Poly (ADP-ribosyl)ation and genome integrity (Team F. Dantzer)
The research of our team aims to clarify the complex role of poly(ADP-ribosyl)ation in the cellular processes controlling genome integrity and tumorigenesis. Previous work of the team has focused on dissecting the properties of the enzymes catalyzing the synthesis of poly(ADP-ribose) (PAR) in response to DNA damage, the poly(ADP-ribose) polymerases PARP1 and PARP2, and the enzyme degrading PAR, known as poly(ADP-ribose) glycohydrolase (PARG).
We defined PARP1 as a sensor of DNA strand breaks, playing essential functions in the spatial and temporal organization of their repair through the local synthesis of PAR and recruitment of DNA repair enzymes at the site of the lesion. Its inhibition is currently used in clinical trials to potentialize the cytotoxic action of antitumoral drugs and radiation therapy or to target repair deficient cancers (BRCAmut). PARP2 has also been shown to contribute to genome integrity. By combining biochemical studies and characterization of PARP1 and PARP2-deficient cellular and animal models, we uncovered redundant functions of both proteins in DNA repair and more specific activities in the regulation of transcription, chromatin organization and cell differentiation. Finally, we identified prime functions of PARG to prevent detrimental accumulation of PAR upon irradiation and prolonged replication stress.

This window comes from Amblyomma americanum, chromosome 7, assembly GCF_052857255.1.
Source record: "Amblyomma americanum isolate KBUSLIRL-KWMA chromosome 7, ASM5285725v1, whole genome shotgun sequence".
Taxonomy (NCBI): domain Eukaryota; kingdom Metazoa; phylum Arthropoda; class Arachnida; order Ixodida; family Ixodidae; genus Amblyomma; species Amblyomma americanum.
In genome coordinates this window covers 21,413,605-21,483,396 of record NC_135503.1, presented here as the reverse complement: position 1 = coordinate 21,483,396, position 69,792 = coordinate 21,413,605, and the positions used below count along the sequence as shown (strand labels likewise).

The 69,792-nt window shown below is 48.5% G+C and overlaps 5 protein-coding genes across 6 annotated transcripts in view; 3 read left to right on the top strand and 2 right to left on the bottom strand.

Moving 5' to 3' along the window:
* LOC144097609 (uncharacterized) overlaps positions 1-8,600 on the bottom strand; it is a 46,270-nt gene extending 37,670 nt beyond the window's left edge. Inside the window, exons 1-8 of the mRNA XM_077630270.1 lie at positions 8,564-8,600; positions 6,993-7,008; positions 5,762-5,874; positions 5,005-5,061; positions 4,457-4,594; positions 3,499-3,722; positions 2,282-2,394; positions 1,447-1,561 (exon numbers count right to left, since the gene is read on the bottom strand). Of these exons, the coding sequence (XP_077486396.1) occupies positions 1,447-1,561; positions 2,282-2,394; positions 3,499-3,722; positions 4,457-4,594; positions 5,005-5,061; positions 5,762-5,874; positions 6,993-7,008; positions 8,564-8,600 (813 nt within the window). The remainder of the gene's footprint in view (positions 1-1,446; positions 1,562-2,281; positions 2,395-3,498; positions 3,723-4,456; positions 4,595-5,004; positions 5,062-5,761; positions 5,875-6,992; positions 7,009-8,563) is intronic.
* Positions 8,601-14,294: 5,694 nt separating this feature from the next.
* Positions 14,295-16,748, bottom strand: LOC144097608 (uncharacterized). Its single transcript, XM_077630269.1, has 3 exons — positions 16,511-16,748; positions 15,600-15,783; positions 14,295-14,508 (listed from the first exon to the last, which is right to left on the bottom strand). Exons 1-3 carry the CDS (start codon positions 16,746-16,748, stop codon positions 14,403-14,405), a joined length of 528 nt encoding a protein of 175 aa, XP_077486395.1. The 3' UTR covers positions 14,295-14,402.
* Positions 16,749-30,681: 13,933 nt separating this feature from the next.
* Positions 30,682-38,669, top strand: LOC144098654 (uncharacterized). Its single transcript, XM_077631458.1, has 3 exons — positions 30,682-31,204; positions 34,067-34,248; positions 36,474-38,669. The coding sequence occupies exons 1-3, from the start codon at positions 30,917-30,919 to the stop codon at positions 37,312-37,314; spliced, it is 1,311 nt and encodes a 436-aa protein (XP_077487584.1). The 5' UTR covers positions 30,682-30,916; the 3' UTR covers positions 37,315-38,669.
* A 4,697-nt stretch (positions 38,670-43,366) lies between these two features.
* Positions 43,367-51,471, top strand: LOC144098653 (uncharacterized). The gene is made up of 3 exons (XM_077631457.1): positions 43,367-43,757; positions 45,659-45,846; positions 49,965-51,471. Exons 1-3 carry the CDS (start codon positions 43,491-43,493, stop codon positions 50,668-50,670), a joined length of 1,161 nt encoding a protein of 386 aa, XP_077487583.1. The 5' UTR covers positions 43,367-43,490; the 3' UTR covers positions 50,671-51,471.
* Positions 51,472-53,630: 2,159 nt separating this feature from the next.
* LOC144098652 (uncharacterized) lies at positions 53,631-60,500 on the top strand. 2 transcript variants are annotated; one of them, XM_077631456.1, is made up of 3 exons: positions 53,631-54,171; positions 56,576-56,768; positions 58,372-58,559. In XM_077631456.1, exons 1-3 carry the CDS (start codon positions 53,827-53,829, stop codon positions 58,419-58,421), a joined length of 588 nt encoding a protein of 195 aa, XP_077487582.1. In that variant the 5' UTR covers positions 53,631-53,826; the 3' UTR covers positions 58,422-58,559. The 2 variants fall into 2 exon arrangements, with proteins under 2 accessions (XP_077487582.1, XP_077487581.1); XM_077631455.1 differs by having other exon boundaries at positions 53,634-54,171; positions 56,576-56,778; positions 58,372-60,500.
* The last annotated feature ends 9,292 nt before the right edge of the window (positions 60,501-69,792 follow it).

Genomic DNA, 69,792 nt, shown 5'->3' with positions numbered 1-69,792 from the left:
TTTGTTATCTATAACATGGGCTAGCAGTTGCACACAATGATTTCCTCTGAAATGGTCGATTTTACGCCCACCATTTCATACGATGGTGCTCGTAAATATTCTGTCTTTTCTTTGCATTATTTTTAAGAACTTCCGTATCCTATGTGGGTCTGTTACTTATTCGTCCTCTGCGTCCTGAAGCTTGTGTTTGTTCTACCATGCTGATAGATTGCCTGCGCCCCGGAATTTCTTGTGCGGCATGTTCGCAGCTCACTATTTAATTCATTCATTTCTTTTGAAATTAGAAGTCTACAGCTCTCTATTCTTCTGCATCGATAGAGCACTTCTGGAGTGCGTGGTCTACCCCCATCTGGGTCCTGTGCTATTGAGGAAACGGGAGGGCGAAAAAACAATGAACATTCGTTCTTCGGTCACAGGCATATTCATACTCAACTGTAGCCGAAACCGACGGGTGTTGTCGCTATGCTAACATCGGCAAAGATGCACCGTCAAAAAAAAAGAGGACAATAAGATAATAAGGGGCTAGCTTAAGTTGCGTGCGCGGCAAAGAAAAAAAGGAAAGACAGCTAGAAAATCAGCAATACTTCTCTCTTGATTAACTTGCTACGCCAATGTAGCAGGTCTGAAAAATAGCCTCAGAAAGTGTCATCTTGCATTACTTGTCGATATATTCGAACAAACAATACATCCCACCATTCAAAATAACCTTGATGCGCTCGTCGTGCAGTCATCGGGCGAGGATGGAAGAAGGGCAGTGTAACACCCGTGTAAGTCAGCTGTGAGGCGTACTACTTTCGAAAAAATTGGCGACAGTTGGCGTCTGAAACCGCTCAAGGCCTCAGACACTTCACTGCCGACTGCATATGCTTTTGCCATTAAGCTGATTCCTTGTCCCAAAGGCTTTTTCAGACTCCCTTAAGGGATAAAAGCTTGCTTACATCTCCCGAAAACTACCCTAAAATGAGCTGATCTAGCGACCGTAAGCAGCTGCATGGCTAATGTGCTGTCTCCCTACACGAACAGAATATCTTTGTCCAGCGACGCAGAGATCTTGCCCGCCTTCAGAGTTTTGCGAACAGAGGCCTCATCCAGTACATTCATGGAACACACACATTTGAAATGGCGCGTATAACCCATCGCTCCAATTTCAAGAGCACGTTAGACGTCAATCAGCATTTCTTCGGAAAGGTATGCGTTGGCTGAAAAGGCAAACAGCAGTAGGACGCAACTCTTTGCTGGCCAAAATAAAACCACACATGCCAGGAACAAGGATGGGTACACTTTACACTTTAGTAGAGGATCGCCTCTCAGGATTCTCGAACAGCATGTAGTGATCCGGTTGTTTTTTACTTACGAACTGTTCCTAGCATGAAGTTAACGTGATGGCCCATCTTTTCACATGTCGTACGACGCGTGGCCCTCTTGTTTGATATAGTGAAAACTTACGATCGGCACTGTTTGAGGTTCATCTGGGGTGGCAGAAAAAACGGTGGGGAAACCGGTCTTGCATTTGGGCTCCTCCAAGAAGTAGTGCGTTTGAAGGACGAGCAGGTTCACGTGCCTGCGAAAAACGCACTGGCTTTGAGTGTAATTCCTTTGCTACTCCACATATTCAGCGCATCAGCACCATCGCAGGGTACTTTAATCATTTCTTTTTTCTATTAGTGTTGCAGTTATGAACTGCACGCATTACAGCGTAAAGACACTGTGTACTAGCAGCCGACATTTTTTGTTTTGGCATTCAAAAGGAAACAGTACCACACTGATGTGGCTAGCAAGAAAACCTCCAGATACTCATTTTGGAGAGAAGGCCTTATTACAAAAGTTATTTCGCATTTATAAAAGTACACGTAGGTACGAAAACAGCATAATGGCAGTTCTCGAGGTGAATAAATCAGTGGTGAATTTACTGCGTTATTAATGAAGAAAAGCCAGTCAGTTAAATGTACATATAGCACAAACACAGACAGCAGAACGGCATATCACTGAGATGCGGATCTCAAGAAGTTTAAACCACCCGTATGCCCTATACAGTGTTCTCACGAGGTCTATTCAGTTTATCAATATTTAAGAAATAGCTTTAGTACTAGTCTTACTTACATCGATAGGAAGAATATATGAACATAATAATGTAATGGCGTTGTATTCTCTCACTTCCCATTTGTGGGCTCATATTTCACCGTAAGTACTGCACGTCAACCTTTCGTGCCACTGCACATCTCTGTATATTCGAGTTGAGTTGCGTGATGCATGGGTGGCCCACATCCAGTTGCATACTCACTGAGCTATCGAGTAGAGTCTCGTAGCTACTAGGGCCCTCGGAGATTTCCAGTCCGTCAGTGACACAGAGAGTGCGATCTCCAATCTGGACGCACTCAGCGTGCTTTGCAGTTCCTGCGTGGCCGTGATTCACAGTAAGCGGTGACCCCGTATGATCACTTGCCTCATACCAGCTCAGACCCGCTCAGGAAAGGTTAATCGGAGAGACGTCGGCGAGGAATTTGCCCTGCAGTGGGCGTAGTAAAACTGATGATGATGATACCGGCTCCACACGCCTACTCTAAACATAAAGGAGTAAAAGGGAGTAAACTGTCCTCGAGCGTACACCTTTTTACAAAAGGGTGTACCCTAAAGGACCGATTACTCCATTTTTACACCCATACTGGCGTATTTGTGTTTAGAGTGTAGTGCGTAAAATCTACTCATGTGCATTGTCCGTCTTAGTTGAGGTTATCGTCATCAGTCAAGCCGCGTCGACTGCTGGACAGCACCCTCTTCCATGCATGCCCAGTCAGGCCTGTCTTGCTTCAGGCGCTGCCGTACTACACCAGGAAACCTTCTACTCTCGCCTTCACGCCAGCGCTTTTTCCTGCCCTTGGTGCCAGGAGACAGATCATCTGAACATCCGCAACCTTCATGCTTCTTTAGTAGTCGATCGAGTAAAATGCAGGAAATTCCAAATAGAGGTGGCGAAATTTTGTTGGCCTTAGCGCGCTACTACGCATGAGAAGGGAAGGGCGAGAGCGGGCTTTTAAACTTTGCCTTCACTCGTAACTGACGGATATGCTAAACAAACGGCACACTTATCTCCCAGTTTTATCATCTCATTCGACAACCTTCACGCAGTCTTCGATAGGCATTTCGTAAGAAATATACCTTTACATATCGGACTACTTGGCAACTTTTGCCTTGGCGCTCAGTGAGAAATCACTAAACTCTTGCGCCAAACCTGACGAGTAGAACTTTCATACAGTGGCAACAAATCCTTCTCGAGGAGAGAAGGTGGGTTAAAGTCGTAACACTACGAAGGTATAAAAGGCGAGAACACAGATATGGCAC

These last years, we undertook the biochemical and functional characterization of novel PARP members, PARP3 and PARP9. While PARP9 is described as a novel actor in stress-induced double-strand break repair, our PARP9 knockout mouse model does not show obvious defects in the repair of programmed double-strand breaks. We found that PARP3 plays important functions in cell response to double-strand breaks, mitotic progression, epithelial-mesenchymal transition and stemness in breast cancer.
Our challenge today is to further dissect the biochemical and biological properties of PARP3 in double-strand break repair and tumorigenesis in breast cancer, glioblastoma and pancreas cancer. We also explore its contribution in cell differentiation events during neurogenesis and muscle regeneration. We develop these projects combining biochemistry, cellular approaches and molecular biology with the generation and functional characterization of loss-of-function cellular models (with a particular interest for stem cells) and animal models (Cripsr/Cas 9, knockout mouse models).